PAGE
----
When TGR approached me about writing and directing a film with them I was out riding with my good friend Greg Wheeler who just got into mountain biking, as we pedaled, I tried to figure out why I love riding so much, I don’t do double backflips, win trophies or set speed records. By the end of the pedal I realized it’s the relationships it enables that really brings me back each season. Now that I have kids and work way too much, the bike is a way for me to stay connected with old friends, my brother, heck even my dog!
Understanding the theme of how mountain biking brings us together as a community, and how the bike serves as our accomplice throughout our lives. As a director, how did you take that concept and turn this idea into a genre-defining mountain bike film that differentiates from other films in the same class?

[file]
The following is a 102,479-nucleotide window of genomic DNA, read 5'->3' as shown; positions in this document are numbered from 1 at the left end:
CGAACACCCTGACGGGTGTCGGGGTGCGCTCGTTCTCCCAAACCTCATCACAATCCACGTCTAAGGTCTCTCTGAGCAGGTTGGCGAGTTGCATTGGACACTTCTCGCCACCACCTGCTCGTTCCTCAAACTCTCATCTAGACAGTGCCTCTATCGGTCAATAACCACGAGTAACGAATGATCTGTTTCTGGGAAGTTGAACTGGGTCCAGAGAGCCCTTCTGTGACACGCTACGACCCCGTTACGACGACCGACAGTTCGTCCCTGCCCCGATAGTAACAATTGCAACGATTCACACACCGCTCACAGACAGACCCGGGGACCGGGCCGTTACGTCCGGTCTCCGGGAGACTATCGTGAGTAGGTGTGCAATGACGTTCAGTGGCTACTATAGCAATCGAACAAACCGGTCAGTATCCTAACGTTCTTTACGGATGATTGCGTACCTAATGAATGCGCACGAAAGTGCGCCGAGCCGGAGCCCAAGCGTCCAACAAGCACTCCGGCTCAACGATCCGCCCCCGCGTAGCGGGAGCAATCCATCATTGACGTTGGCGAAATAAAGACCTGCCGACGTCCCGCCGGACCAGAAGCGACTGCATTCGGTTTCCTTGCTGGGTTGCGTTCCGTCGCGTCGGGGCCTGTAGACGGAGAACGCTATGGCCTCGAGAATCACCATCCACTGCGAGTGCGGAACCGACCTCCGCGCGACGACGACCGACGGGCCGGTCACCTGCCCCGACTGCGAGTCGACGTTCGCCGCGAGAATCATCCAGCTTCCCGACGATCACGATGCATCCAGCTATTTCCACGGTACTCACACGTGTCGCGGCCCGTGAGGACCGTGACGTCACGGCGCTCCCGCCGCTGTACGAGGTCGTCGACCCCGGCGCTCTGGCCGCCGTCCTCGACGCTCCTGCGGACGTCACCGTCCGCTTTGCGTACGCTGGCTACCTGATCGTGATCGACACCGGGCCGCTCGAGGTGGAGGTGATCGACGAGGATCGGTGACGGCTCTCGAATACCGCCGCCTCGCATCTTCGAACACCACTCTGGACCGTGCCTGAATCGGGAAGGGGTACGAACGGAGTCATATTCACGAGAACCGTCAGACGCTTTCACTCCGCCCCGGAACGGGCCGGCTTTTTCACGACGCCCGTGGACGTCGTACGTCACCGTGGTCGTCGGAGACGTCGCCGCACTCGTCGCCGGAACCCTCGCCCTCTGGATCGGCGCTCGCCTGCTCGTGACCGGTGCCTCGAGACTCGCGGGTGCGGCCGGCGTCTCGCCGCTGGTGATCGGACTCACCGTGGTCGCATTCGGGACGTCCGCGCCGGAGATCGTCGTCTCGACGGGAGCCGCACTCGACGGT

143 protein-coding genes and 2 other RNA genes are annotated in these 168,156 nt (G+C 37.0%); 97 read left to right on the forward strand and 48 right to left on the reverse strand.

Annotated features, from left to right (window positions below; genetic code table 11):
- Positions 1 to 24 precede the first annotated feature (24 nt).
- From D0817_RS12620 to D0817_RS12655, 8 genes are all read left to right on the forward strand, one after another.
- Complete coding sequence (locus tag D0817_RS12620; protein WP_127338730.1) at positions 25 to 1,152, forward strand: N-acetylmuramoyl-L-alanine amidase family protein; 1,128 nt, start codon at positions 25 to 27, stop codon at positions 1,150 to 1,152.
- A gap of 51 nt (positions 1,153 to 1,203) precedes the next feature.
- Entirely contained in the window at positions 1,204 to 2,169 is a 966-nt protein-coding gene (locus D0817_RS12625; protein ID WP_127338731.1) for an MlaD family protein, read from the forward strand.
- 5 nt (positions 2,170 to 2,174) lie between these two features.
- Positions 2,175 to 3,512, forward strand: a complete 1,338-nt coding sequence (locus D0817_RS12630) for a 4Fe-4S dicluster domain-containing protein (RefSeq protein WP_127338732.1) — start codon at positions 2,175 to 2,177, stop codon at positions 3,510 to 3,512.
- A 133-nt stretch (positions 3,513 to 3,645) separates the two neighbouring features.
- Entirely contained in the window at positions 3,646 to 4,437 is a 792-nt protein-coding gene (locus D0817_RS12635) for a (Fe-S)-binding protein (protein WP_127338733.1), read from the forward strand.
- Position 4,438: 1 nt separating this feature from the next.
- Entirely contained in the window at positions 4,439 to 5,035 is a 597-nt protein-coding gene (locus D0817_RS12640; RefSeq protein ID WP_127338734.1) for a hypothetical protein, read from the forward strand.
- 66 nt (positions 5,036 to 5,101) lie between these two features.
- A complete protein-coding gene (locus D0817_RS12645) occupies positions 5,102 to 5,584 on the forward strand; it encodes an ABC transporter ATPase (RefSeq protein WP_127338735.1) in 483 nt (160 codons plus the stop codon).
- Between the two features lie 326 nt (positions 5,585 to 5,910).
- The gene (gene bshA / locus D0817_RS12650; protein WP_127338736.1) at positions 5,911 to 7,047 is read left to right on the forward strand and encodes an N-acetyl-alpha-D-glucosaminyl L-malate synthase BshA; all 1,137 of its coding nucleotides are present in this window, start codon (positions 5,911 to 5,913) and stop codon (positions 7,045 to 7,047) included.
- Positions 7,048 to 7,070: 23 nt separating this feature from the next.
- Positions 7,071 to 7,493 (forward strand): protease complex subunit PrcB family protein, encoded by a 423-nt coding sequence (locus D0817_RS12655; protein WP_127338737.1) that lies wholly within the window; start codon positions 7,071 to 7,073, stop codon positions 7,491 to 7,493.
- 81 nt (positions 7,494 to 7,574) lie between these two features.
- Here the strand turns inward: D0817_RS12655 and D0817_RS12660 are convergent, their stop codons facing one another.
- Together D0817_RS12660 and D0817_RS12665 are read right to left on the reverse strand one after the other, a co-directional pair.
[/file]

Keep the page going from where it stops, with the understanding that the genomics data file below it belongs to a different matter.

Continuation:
The biggest challenge, even as I do this interview, is to put the feeling of riding into words. It ends up sounding cliché or cheesy I know, but if you’ve every thrown your leg over a bike that’s the beauty of it. It’s a feeling. Putting it into words robs it of something. For the film we really tried to make sure it was a celebration, not an explanation of that feeling.
There is a timelessness and authentic feel to the treatment you have created with ACCOMPLICE, how did you achieve this through your cinematography techniques?
With the goal of the film being accessibility, not exclusivity, we wanted to make sure the film mediums communicated that as well. We shot on 8k Red Cameras and robotic Kira Arms with phantom slow-motion cameras on them, but we also shot on a windup Bolex 16mm film camera Bill Heath gave me, old VHS cameras and even the iPhone. The idea behindthat was to highlight how that feeling at the core of riding has been happening for generations.
What was the behind the scenes culture like working on ACCOMPLICE, and what did it mean for you personally?